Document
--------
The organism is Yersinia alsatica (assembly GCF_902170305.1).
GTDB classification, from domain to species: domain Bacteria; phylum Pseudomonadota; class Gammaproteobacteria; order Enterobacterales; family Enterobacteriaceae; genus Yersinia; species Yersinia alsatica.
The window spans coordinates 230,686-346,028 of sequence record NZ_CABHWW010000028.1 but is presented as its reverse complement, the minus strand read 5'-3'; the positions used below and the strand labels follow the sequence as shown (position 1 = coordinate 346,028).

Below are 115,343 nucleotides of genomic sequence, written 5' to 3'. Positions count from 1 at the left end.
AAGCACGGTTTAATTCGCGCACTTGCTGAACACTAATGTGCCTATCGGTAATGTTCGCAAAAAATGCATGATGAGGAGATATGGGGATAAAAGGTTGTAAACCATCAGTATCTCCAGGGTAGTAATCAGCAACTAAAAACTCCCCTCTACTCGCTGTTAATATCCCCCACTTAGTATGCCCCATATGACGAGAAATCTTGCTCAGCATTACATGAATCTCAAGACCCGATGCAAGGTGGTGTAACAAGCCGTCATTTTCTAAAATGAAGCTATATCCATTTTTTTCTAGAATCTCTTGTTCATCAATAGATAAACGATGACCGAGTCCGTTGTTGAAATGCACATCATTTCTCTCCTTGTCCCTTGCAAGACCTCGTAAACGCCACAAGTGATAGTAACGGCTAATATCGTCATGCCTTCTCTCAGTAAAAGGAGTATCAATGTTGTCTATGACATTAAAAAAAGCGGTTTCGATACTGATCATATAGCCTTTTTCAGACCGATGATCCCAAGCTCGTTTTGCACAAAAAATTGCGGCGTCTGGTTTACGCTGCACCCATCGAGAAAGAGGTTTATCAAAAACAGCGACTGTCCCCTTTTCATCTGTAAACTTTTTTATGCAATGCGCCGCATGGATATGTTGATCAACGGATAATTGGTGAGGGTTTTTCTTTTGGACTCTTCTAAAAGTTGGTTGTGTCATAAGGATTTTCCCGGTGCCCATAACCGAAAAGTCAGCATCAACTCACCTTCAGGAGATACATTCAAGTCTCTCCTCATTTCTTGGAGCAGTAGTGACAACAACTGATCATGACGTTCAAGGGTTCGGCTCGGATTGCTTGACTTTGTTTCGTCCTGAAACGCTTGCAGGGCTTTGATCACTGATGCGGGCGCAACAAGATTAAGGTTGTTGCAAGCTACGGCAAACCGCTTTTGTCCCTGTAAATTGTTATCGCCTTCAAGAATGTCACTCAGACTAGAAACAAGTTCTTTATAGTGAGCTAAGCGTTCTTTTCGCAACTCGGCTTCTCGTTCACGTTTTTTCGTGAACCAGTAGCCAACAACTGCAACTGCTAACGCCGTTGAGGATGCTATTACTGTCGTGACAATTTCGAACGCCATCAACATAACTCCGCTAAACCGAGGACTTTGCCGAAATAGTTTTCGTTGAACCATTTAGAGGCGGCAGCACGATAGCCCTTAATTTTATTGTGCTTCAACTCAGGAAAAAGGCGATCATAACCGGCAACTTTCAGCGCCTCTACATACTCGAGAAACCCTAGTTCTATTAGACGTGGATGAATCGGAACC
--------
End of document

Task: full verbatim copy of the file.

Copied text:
The organism is Yersinia alsatica (assembly GCF_902170305.1).
GTDB classification, from domain to species: domain Bacteria; phylum Pseudomonadota; class Gammaproteobacteria; order Enterobacterales; family Enterobacteriaceae; genus Yersinia; species Yersinia alsatica.
The window spans coordinates 230,686-346,028 of sequence record NZ_CABHWW010000028.1 but is presented as its reverse complement, the minus strand read 5'-3'; the positions used below and the strand labels follow the sequence as shown (position 1 = coordinate 346,028).

Below are 115,343 nucleotides of genomic sequence, written 5' to 3'. Positions count from 1 at the left end.
AAGCACGGTTTAATTCGCGCACTTGCTGAACACTAATGTGCCTATCGGTAATGTTCGCAAAAAATGCATGATGAGGAGATATGGGGATAAAAGGTTGTAAACCATCAGTATCTCCAGGGTAGTAATCAGCAACTAAAAACTCCCCTCTACTCGCTGTTAATATCCCCCACTTAGTATGCCCCATATGACGAGAAATCTTGCTCAGCATTACATGAATCTCAAGACCCGATGCAAGGTGGTGTAACAAGCCGTCATTTTCTAAAATGAAGCTATATCCATTTTTTTCTAGAATCTCTTGTTCATCAATAGATAAACGATGACCGAGTCCGTTGTTGAAATGCACATCATTTCTCTCCTTGTCCCTTGCAAGACCTCGTAAACGCCACAAGTGATAGTAACGGCTAATATCGTCATGCCTTCTCTCAGTAAAAGGAGTATCAATGTTGTCTATGACATTAAAAAAAGCGGTTTCGATACTGATCATATAGCCTTTTTCAGACCGATGATCCCAAGCTCGTTTTGCACAAAAAATTGCGGCGTCTGGTTTACGCTGCACCCATCGAGAAAGAGGTTTATCAAAAACAGCGACTGTCCCCTTTTCATCTGTAAACTTTTTTATGCAATGCGCCGCATGGATATGTTGATCAACGGATAATTGGTGAGGGTTTTTCTTTTGGACTCTTCTAAAAGTTGGTTGTGTCATAAGGATTTTCCCGGTGCCCATAACCGAAAAGTCAGCATCAACTCACCTTCAGGAGATACATTCAAGTCTCTCCTCATTTCTTGGAGCAGTAGTGACAACAACTGATCATGACGTTCAAGGGTTCGGCTCGGATTGCTTGACTTTGTTTCGTCCTGAAACGCTTGCAGGGCTTTGATCACTGATGCGGGCGCAACAAGATTAAGGTTGTTGCAAGCTACGGCAAACCGCTTTTGTCCCTGTAAATTGTTATCGCCTTCAAGAATGTCACTCAGACTAGAAACAAGTTCTTTATAGTGAGCTAAGCGTTCTTTTCGCAACTCGGCTTCTCGTTCACGTTTTTTCGTGAACCAGTAGCCAACAACTGCAACTGCTAACGCCGTTGAGGATGCTATTACTGTCGTGACAATTTCGAACGCCATCAACATAACTCCGCTAAACCGAGGACTTTGCCGAAATAGTTTTCGTTGAACCATTTAGAGGCGGCAGCACGATAGCCCTTAATTTTATTGTGCTTCAACTCAGGAAAAAGGCGATCATAACCGGCAACTTTCAGCGCCTCTACATACTCGAGAAACCCTAGTTCTATTAGACGTGGATGAATCGGAACC